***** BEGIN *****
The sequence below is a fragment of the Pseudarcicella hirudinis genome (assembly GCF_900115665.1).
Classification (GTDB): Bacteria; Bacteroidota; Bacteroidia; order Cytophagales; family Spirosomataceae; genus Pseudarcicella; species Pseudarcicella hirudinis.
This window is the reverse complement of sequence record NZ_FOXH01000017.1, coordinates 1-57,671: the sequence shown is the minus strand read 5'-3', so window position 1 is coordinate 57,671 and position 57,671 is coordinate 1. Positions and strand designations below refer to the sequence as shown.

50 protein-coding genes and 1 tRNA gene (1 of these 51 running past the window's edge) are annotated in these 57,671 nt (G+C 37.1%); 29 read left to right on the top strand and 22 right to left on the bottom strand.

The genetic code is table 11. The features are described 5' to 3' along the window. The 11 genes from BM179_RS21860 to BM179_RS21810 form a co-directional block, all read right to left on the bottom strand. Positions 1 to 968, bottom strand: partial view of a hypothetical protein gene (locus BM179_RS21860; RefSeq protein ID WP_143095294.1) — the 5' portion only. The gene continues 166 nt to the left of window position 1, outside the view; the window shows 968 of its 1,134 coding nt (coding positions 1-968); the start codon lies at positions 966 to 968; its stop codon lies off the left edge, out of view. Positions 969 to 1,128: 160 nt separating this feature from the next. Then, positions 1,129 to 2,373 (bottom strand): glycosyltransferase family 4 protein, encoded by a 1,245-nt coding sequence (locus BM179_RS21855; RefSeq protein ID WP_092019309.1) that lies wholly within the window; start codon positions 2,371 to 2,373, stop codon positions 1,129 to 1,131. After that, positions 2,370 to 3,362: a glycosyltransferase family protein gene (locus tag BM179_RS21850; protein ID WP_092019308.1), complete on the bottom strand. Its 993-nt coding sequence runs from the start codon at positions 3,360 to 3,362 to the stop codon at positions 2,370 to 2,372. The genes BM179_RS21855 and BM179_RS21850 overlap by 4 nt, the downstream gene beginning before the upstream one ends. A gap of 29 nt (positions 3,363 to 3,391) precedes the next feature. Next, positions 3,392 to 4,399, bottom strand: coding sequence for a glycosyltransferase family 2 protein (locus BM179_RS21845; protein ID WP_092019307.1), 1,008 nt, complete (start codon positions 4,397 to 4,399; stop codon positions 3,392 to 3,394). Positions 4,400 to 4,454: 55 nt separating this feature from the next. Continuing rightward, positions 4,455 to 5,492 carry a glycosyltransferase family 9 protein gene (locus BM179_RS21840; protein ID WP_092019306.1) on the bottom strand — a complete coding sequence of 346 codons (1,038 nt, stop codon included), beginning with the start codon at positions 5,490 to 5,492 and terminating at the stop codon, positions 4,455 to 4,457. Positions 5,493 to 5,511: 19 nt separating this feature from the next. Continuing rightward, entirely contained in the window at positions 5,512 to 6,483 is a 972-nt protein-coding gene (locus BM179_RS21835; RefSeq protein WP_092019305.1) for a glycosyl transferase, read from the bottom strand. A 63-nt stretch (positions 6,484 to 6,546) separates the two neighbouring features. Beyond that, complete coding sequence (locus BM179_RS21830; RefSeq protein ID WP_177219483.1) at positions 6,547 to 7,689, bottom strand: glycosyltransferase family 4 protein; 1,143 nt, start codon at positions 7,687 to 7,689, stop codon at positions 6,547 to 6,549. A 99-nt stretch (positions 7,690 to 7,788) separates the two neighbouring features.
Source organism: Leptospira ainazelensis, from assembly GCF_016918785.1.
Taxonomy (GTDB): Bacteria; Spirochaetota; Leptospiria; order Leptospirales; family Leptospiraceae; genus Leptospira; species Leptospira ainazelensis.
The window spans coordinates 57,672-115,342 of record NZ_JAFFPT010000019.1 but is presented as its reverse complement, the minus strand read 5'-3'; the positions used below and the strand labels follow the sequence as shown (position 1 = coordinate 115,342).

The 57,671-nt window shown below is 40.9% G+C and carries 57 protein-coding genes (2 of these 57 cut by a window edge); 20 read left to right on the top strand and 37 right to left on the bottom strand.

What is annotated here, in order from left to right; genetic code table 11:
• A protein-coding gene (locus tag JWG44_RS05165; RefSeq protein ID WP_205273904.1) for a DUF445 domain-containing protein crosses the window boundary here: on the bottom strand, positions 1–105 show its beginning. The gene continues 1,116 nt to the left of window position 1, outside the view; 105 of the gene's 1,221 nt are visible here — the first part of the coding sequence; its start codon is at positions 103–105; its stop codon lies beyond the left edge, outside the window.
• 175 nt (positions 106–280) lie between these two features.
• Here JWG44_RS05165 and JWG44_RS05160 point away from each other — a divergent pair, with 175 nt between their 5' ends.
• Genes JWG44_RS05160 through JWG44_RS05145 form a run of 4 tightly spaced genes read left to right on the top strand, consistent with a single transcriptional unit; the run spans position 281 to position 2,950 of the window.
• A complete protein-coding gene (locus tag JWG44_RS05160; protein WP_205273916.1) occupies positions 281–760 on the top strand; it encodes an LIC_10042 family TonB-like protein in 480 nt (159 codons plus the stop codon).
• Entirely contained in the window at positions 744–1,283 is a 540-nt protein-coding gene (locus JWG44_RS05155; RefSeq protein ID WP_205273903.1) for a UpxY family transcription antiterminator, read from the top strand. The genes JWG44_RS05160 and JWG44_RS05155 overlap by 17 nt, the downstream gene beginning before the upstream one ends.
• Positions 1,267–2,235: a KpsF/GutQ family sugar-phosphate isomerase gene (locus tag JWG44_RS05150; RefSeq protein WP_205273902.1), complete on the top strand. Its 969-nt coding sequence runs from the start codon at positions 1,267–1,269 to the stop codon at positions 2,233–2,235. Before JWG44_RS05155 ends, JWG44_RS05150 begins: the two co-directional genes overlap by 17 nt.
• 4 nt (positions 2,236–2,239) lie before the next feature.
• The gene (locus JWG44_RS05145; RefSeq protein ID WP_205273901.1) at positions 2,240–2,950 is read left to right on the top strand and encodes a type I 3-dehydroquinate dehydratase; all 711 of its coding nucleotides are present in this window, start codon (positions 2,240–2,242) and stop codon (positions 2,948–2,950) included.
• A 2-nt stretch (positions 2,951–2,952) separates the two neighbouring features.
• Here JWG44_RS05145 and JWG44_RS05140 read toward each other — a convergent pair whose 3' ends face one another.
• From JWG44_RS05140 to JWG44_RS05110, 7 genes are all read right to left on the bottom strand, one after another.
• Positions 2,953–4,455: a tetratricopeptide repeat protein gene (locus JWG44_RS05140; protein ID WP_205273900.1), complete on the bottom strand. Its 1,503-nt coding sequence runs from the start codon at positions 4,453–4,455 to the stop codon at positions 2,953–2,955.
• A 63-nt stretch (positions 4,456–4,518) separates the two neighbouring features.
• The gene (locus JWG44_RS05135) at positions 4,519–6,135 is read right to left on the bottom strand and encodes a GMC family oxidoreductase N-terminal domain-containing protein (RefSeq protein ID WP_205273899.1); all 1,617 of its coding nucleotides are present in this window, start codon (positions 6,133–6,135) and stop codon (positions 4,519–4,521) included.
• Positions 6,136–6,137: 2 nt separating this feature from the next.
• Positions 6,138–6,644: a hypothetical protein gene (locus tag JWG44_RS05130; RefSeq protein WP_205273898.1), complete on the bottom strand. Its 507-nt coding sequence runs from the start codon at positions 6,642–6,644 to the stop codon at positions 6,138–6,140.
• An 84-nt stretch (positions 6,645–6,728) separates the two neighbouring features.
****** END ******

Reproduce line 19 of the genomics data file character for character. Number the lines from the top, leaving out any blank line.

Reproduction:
• The gene (locus JWG44_RS05145; RefSeq protein ID WP_205273901.1) at positions 2,240–2,950 is read left to right on the top strand and encodes a type I 3-dehydroquinate dehydratase; all 711 of its coding nucleotides are present in this window, start codon (positions 2,240–2,242) and stop codon (positions 2,948–2,950) included.